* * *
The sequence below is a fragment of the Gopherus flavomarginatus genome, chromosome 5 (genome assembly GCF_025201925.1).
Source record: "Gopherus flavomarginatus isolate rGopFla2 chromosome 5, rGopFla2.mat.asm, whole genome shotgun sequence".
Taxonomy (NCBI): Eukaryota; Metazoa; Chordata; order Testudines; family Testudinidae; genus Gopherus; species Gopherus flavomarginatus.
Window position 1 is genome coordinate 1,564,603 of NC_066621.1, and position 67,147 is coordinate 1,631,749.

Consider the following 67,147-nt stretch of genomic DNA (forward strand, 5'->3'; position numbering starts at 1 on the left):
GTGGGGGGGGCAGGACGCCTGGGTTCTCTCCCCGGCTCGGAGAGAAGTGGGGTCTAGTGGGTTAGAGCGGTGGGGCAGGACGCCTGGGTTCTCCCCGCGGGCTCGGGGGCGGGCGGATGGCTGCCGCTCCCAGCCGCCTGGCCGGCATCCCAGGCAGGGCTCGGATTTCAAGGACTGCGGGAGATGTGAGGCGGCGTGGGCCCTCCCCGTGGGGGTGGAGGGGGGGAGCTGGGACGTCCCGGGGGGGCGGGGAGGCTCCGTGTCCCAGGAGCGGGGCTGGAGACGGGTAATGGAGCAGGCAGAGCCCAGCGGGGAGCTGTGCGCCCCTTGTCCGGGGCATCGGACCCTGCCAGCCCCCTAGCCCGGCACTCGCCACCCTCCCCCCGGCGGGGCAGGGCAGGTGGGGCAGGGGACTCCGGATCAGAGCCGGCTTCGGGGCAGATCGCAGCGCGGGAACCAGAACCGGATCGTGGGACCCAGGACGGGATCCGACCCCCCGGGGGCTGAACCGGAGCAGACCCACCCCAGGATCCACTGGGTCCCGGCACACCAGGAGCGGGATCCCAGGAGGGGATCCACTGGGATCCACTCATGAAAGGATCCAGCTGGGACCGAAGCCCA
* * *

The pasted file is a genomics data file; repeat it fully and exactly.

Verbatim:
The sequence below is a fragment of the Gopherus flavomarginatus genome, chromosome 5 (genome assembly GCF_025201925.1).
Source record: "Gopherus flavomarginatus isolate rGopFla2 chromosome 5, rGopFla2.mat.asm, whole genome shotgun sequence".
Taxonomy (NCBI): Eukaryota; Metazoa; Chordata; order Testudines; family Testudinidae; genus Gopherus; species Gopherus flavomarginatus.
Window position 1 is genome coordinate 1,564,603 of NC_066621.1, and position 67,147 is coordinate 1,631,749.

Consider the following 67,147-nt stretch of genomic DNA (forward strand, 5'->3'; position numbering starts at 1 on the left):
GTGGGGGGGGCAGGACGCCTGGGTTCTCTCCCCGGCTCGGAGAGAAGTGGGGTCTAGTGGGTTAGAGCGGTGGGGCAGGACGCCTGGGTTCTCCCCGCGGGCTCGGGGGCGGGCGGATGGCTGCCGCTCCCAGCCGCCTGGCCGGCATCCCAGGCAGGGCTCGGATTTCAAGGACTGCGGGAGATGTGAGGCGGCGTGGGCCCTCCCCGTGGGGGTGGAGGGGGGGAGCTGGGACGTCCCGGGGGGGCGGGGAGGCTCCGTGTCCCAGGAGCGGGGCTGGAGACGGGTAATGGAGCAGGCAGAGCCCAGCGGGGAGCTGTGCGCCCCTTGTCCGGGGCATCGGACCCTGCCAGCCCCCTAGCCCGGCACTCGCCACCCTCCCCCCGGCGGGGCAGGGCAGGTGGGGCAGGGGACTCCGGATCAGAGCCGGCTTCGGGGCAGATCGCAGCGCGGGAACCAGAACCGGATCGTGGGACCCAGGACGGGATCCGACCCCCCGGGGGCTGAACCGGAGCAGACCCACCCCAGGATCCACTGGGTCCCGGCACACCAGGAGCGGGATCCCAGGAGGGGATCCACTGGGATCCACTCATGAAAGGATCCAGCTGGGACCGAAGCCCA